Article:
How to Build a Reusable Modal Component in Material-UI

Aaron Billings
5 min readJan 19, 2020


If you’re familiar with React you know that building reusable components is the best way to keep from repeating yourself throughout your project. After all, we all want to be as ‘DRY’ as possible when coding.

Material-UI is a component library similar to React Bootstrap which gives you the ability to add pre-designed components to your React project. You can customize these component however you like. Material-UI is different than React Bootstrap in that it has a preferred or opinionated way of designing applications called Material Design. Material Design can help to take much of the guess work out of designing beautiful applications. If you’d like to know more about it, you can view that here.

Set Up

Before we get started you’ll need to make sure you have a couple of things set up. You’ll of course want to have Material-UI installed and ready to go. You can learn how to set it up here. It’s pretty easy to set up if you have used a component library like React Bootstrap before.

This article also assumes that you’re using Material-UI throughout your project. You don’t have to use only Material-UI in your project, but the look and feel of your application may be different if you’re jumping from React Bootstrap to Material-UI in the same project. I would recommend sticking to one or the other.

That all being said…Let’s get started!

Building Our Component

First, let’s import what we’ll need to make the component work like we want. We’ll also need ‘prop-types’ for a couple of reasons. First, it’s a good practice since React does not have type or prop checking by default. Second, it will give you or others working on the project knowledge of what props make the component work properly and give errors if those props are not satisfied. We’ll explain all of the props we are passing to the component in more detail when we review prop-types.

If you’re new to Material-UI you’ll noticed that for components with a lot of moving parts, they are themselves broken down into components. However, you’ll need all of these to ensure the entire component works correctly. So let’s break down what’s going on here:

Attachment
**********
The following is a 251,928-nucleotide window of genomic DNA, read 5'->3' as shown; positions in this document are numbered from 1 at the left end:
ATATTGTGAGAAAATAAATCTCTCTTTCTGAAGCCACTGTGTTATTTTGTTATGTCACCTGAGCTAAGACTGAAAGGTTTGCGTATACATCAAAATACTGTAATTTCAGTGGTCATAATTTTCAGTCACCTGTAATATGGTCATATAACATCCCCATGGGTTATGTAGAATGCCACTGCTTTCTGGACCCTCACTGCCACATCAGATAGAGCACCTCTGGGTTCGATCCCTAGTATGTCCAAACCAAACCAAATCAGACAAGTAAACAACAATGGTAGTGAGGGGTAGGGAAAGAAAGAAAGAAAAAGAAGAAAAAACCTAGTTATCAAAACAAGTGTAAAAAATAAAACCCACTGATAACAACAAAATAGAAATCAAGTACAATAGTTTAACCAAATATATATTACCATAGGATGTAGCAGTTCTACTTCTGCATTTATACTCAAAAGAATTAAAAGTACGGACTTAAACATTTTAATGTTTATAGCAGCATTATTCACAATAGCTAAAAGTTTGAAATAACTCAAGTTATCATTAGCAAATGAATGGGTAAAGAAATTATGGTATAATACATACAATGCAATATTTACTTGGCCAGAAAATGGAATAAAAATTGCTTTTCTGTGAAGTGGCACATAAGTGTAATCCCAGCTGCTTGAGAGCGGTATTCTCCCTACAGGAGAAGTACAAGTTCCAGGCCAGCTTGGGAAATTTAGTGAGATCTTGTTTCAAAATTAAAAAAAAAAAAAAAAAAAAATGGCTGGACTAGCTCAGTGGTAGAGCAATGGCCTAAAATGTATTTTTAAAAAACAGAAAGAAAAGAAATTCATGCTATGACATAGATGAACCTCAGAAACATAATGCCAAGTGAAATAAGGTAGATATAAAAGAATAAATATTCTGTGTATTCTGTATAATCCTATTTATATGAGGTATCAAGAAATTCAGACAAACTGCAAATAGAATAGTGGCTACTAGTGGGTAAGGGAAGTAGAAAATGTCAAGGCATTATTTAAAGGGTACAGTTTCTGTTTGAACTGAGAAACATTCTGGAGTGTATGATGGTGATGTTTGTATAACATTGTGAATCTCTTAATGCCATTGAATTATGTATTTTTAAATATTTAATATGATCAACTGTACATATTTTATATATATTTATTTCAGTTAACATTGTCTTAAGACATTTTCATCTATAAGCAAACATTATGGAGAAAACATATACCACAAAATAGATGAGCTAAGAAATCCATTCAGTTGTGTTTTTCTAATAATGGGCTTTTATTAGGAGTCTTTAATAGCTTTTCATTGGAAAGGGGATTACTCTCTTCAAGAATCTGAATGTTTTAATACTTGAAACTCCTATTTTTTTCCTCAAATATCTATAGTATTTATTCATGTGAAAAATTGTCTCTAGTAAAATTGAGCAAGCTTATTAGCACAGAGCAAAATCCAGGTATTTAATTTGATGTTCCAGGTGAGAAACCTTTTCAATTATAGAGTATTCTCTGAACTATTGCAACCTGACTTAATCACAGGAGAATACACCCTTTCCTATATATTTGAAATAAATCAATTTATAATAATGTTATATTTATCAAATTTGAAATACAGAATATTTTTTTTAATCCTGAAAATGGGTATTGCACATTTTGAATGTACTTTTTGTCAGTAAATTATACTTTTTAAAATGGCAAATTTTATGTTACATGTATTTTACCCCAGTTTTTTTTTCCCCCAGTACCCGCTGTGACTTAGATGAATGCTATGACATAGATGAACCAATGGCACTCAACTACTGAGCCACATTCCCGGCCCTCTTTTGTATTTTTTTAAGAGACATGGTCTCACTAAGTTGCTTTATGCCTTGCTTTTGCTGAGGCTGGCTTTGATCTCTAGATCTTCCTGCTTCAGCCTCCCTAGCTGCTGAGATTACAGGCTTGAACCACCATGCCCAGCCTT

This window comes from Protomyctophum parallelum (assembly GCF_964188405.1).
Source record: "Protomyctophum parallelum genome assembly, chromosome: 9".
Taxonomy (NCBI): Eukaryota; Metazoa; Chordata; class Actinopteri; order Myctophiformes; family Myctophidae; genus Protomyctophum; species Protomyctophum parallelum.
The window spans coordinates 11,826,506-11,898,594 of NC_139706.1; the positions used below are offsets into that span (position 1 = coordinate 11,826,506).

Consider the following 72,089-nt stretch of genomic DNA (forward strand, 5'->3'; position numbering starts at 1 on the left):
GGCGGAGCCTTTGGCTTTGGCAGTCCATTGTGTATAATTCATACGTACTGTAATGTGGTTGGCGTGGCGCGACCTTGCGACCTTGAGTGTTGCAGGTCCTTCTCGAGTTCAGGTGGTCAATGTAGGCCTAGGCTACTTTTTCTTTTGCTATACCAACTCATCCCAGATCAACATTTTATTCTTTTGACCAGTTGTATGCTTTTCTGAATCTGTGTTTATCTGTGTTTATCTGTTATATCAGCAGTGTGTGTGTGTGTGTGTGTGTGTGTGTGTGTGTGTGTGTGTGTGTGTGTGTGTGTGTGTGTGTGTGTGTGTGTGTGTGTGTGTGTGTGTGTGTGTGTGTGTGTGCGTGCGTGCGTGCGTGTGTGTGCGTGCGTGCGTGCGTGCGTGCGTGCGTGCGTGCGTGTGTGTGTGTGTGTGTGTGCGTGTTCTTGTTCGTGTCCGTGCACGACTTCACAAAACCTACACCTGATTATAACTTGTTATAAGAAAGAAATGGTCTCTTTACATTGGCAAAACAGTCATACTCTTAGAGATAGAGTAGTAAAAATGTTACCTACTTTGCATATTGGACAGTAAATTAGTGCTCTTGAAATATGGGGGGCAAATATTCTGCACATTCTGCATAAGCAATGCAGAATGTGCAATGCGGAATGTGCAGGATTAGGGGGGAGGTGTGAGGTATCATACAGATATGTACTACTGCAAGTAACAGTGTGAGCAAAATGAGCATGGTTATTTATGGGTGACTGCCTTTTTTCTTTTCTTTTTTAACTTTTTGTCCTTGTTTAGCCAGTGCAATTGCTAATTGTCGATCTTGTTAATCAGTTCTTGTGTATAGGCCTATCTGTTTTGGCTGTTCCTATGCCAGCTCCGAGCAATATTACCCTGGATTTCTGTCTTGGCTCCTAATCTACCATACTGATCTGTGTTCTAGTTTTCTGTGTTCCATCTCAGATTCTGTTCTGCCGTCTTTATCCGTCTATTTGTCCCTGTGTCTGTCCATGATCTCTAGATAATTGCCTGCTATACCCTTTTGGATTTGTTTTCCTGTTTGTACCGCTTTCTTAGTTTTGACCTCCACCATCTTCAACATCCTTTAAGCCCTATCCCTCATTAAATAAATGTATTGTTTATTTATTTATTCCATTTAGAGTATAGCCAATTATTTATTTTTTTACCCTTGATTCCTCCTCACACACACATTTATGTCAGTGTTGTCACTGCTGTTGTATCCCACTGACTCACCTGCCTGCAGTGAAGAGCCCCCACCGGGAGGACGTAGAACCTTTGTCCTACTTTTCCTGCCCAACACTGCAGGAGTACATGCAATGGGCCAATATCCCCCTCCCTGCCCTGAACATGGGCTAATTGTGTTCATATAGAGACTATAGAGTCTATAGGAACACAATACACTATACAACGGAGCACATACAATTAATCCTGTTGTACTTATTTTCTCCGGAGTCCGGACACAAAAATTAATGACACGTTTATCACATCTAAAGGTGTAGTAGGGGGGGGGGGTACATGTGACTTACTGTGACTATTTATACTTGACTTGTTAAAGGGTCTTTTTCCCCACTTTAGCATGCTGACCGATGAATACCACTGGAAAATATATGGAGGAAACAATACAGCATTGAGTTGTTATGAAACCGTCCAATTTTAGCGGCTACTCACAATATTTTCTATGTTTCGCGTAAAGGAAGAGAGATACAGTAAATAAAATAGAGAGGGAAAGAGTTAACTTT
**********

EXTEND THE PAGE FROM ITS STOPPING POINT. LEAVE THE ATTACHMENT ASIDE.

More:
The Dialog component is the main holder of all the other components. It’s responsible for opening and closing the Modal as well as setting the width of the modal. You’ll notice that we made two of these props that we’ll have to pass in since we want full control over when the modal opens and closes.

DialogTitle & Dialog Context Text

These components gives the modal a title and subtitle, we’ve made both of these props so others can show the user whatever title and subtitle they like.

Dialog Context

This component holds all of the display content that the user will see when the Modal opens. Because we will reuse this Modal for any number of things throughout our project, we’ll need to add in a flexible prop called the children prop. This prop is so flexible, we can pass in whatever components we like to it and they will display inside our modal.

Side note: if you’re unfamiliar with the children prop, it’s a special prop that react gives you to pass children (other components that will be inside another component) to your component. This prop is useful if the parent component doesn’t know what kind of child the component will be ahead of time. If you want more info on children props you can read here

Dialog Actions

This component holds all of our actions on the modal. Currently we only have a close button on this modal and the action or function is a prop that we will be passing in. However, if we wanted to add more buttons we would add them here.


Let’s talk about PropTypes.

Below we have all of the props that our Component needs or can use to function properly. PropTypes are important because they allow you (in 1 month from now) or other developers to see exactly how to use your component. It tells them, not only ‘what’ to pass in but also the type that it will accept. This is super handy, because if they pass in the wrong type they’ll get an error message letting them know exactly what to fix. The best thing you can do is set yourself and other developers up for success.

Implementing Our Reusable Dialog Component

First, let’s import it.

Next, we’ll start to create our props. We’ll need to use state to hold the open and close state that our Component could be in. We’ll also need a function to close the Modal as well as one to open the modal. We’ll need to give the modal a name that our users will see and finally we’ll need to pass in either a component or an element to satisfy the children prop.

Now all we need to do is implement our Modal.

You can see that all of our props are being filled. The Children prop in this case is our h1. It is a ‘child’ of our custom component. However, it could be whatever JSX or component you’d like to add.

Final Thoughts

As you can see our modal works pretty well now and can be used across our app whenever we need it. The cool thing about Modals is that because they are hidden by default until you need them, you can literally put them anywhere in your other components. Hopefully this article helps you in creating all kinds of reusable components with Material-UI.

If you liked this article check out my other ones here.



Aaron Billings

Full Stack developer that follows the ABCs (Always Be Coding). If I’m not coding you can find me playing video games, or spending time with family.